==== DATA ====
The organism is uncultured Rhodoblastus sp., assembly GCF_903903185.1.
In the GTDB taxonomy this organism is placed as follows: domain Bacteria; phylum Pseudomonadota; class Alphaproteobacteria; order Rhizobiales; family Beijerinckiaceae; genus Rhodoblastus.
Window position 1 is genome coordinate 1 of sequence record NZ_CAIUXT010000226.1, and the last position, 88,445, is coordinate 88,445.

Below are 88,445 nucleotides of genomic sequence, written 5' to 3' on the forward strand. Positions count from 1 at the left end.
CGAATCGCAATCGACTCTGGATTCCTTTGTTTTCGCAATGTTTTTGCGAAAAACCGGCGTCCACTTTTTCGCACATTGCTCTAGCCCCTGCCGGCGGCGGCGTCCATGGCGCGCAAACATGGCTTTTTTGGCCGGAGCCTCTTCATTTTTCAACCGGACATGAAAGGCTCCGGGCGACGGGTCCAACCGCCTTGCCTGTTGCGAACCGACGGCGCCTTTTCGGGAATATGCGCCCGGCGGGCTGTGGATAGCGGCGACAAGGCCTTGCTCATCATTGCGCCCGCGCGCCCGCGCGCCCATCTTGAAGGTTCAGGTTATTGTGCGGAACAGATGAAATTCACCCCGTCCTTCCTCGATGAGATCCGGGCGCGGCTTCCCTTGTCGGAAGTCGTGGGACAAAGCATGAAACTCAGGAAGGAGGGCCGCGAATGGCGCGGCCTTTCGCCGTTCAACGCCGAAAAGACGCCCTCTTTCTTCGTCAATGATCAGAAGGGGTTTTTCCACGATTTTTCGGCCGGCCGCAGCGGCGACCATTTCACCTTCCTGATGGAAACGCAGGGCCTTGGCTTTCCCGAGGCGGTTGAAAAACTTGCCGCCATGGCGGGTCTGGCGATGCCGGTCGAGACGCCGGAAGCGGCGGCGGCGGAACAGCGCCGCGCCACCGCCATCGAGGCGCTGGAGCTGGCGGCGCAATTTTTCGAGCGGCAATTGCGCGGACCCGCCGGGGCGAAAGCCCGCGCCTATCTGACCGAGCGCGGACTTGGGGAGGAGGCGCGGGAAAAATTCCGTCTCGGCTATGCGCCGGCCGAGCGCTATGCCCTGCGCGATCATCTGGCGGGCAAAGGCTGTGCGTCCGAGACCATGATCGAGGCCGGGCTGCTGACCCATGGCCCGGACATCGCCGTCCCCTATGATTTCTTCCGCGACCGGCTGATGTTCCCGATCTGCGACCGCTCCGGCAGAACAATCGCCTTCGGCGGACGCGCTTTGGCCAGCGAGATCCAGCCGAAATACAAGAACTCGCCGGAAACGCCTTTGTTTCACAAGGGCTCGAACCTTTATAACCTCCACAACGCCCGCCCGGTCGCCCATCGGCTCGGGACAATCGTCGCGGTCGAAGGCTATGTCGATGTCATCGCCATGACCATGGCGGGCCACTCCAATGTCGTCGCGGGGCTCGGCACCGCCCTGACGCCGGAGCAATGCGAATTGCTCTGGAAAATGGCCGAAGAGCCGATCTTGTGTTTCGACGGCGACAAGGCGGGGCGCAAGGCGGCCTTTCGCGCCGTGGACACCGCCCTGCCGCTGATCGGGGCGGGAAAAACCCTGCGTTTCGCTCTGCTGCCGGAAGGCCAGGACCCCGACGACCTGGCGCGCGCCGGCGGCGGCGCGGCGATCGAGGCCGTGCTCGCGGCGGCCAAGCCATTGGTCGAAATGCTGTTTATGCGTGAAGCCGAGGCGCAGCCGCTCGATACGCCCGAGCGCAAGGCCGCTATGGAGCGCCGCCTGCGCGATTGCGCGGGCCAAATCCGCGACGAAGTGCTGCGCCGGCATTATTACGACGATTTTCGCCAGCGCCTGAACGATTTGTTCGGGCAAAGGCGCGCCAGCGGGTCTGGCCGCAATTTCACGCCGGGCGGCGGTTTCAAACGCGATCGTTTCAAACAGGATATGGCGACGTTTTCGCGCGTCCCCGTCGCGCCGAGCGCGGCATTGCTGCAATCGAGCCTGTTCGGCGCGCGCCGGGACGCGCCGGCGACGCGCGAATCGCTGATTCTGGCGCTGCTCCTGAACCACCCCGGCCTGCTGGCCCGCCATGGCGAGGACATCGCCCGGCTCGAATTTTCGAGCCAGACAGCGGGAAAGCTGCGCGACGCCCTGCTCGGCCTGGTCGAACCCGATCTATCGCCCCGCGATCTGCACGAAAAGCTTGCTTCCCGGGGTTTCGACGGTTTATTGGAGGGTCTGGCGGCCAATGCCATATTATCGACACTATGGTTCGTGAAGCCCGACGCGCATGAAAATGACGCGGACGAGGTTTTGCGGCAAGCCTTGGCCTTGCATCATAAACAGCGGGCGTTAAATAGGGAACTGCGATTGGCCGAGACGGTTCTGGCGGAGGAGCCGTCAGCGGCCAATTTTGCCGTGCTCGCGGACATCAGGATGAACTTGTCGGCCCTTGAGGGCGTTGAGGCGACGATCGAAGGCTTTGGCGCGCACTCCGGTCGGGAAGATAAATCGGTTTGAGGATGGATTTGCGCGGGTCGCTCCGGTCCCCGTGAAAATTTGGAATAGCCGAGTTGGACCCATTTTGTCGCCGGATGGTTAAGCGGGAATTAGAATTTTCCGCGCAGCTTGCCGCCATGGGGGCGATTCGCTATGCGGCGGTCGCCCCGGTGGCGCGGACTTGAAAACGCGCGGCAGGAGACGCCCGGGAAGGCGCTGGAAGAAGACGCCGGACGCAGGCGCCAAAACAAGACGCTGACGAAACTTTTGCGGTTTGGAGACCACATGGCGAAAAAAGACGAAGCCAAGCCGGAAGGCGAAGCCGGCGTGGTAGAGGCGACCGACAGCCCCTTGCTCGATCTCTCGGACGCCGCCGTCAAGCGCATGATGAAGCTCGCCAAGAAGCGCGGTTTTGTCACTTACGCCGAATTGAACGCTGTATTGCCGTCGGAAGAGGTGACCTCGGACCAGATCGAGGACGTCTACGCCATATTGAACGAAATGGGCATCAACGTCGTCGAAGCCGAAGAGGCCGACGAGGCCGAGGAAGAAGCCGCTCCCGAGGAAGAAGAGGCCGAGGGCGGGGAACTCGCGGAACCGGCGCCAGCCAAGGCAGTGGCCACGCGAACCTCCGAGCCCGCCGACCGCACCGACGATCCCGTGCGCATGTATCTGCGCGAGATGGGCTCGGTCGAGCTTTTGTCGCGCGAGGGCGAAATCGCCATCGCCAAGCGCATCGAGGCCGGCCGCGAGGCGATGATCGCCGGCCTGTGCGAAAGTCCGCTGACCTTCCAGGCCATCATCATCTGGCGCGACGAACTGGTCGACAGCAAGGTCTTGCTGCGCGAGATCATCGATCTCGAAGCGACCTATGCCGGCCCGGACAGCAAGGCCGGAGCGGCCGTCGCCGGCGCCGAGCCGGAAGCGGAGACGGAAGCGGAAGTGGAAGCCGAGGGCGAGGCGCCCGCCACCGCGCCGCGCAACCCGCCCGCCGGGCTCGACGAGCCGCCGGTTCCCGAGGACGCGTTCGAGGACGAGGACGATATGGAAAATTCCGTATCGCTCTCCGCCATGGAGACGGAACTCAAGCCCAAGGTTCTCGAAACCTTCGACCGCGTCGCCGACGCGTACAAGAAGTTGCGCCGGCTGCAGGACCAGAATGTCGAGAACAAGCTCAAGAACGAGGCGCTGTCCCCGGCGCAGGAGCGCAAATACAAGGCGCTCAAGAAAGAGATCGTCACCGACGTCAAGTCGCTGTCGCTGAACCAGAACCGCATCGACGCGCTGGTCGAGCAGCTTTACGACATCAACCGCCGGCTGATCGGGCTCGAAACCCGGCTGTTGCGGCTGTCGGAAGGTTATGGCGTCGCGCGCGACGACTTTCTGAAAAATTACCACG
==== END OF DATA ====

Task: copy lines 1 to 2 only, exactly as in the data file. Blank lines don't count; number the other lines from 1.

The organism is uncultured Rhodoblastus sp., assembly GCF_903903185.1.
In the GTDB taxonomy this organism is placed as follows: domain Bacteria; phylum Pseudomonadota; class Alphaproteobacteria; order Rhizobiales; family Beijerinckiaceae; genus Rhodoblastus.